“The findings are striking for such a simple intervention. How simple? The writing exercises were given just three times in each school year. Pencils, paper, and one hour of time spread out over seven or eight months—even doable virtually. It’s hard to get much simpler than that. Why wouldn’t schools want to jump on this even while the mechanisms at work here are being evaluated?”
“Flipped learning was shown to be more effective than lecture-based learning across most disciplines. However, we found that flipped pedagogies produced the greatest academic and intra-/interpersonal benefits in language, technology, and health-science courses. Flipped learning may be a particularly good fit for these skills-based courses, because class time can be spent practicing and mastering these skills. Mathematics and engineering courses, on the other hand, demonstrated the smallest gains when implementing flipped pedagogies.”
“He saw the damage done by a teaching model that focussed on error and that proposed simplistic, mechanical “fixes” to student writing. This was an ostensibly scientific approach to writing composition that equated students with their “deficits”—and implicitly encouraged students to identify with them… Mike, on the other hand, provided writing studies with a heart: he modelled a deep compassion that asked teachers to understand students as whole people, with very mixed feelings about academic writing, who are nonetheless trying to do a very difficult thing. He had a keen gift for uncovering, through intensive one-on-one work with writers, the deep (and often poignant) logic behind surface errors. His work heralded a paradigm shift in the way that writing is taught in our educational system, from elementary school through college. A former classmate wrote to me that Mike had taught him that “every piece of writing, from freshman comp to Samuel Beckett . . . represents a complex, fascinating, almost miraculous set of intellectual and imaginative processes.””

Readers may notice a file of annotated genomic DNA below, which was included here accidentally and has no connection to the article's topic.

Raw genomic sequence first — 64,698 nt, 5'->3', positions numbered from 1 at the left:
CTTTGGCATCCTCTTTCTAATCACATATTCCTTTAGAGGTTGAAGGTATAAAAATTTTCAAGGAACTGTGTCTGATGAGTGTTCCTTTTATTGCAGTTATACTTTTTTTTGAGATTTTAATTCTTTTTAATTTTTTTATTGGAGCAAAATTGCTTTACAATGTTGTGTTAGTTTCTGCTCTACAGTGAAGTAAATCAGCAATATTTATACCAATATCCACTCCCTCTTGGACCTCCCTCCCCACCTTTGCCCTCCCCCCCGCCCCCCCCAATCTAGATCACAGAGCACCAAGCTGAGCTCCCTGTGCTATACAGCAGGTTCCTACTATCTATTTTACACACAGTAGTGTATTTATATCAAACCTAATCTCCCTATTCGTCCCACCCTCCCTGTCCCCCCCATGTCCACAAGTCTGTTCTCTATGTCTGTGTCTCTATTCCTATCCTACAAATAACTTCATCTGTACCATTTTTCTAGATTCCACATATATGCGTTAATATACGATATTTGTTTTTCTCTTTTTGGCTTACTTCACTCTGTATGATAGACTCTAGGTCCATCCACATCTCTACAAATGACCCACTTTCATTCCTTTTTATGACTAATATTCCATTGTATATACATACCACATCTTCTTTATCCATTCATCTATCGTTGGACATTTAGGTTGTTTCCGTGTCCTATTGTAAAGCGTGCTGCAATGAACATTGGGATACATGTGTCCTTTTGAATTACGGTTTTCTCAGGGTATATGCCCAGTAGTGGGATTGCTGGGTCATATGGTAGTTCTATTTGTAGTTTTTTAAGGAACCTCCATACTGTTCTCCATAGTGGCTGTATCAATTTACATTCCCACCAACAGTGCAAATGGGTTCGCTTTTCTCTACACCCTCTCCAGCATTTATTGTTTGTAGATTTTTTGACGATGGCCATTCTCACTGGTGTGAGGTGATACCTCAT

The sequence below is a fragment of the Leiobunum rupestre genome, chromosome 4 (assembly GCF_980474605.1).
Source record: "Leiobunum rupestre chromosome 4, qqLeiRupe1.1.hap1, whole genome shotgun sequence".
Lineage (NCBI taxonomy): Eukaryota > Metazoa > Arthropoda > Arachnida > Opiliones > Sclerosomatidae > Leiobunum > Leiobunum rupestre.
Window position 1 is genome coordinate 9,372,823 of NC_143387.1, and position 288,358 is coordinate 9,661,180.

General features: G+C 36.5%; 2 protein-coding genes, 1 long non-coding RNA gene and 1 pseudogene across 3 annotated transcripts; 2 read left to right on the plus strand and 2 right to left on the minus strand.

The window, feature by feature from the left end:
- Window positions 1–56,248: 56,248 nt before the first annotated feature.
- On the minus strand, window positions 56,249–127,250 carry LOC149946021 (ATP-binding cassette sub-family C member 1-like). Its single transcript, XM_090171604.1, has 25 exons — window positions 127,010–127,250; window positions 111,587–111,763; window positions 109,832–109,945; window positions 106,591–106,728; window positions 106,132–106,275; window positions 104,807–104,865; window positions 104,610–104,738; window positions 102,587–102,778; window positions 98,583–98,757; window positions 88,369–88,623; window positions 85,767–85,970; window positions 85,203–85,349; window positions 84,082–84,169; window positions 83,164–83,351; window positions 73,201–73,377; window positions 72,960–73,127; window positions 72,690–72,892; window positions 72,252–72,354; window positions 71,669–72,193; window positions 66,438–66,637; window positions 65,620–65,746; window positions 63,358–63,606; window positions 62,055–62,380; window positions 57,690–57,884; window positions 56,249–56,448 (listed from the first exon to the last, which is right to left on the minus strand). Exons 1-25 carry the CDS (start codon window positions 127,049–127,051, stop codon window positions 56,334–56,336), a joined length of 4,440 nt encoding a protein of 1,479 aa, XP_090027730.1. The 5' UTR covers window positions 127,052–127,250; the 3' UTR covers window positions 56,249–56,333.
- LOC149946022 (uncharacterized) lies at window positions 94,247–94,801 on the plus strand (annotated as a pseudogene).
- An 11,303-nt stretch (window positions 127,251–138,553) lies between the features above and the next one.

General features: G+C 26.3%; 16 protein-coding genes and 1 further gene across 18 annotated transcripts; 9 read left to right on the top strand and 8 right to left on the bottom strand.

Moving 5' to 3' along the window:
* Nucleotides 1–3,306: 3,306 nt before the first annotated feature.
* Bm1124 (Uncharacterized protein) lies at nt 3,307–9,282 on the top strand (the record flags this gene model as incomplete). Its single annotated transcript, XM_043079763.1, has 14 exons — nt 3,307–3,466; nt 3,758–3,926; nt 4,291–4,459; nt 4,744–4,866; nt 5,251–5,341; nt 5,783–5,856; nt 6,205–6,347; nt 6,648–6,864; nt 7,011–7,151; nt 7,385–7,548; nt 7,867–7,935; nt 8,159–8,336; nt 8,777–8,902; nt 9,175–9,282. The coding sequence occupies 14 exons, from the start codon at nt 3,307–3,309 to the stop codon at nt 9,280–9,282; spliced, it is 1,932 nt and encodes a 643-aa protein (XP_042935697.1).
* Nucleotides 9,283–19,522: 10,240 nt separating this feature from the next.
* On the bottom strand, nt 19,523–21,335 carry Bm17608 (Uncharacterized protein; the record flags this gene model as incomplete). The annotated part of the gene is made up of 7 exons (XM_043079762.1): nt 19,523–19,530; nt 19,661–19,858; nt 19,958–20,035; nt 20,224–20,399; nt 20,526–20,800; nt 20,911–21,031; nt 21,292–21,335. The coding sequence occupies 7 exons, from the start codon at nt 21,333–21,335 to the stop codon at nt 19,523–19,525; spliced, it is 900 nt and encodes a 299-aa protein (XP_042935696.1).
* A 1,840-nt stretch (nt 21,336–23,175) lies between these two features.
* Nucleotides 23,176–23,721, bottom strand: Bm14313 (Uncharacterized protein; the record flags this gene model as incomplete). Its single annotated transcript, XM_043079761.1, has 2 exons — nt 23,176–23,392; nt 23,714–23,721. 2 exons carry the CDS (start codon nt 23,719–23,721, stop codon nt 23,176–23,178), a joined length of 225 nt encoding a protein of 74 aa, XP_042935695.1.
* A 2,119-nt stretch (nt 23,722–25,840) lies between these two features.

“In practice, restorative practices typically consist of both proactive elements (defining shared values, building character, and developing a sense of community) and reactive elements (counseling students individually for minor infractions and providing them with group counseling or community circles for more serious infractions).”
Every week I send out articles I encounter from around the web. Subject matter ranges from hard knowledge about teaching to research about creativity and cognitive science to stories from other industries that, by analogy, inform what we do as educators. This breadth helps us see our work in new ways.
Readers include teachers, school leaders, university overseers, conference organizers, think tank workers, startup founders, nonprofit leaders, and people who are simply interested in what’s happening in education. They say it helps them keep tabs on what matters most in the conversation surrounding schools, teaching, learning, and more.
– Peter Nilsson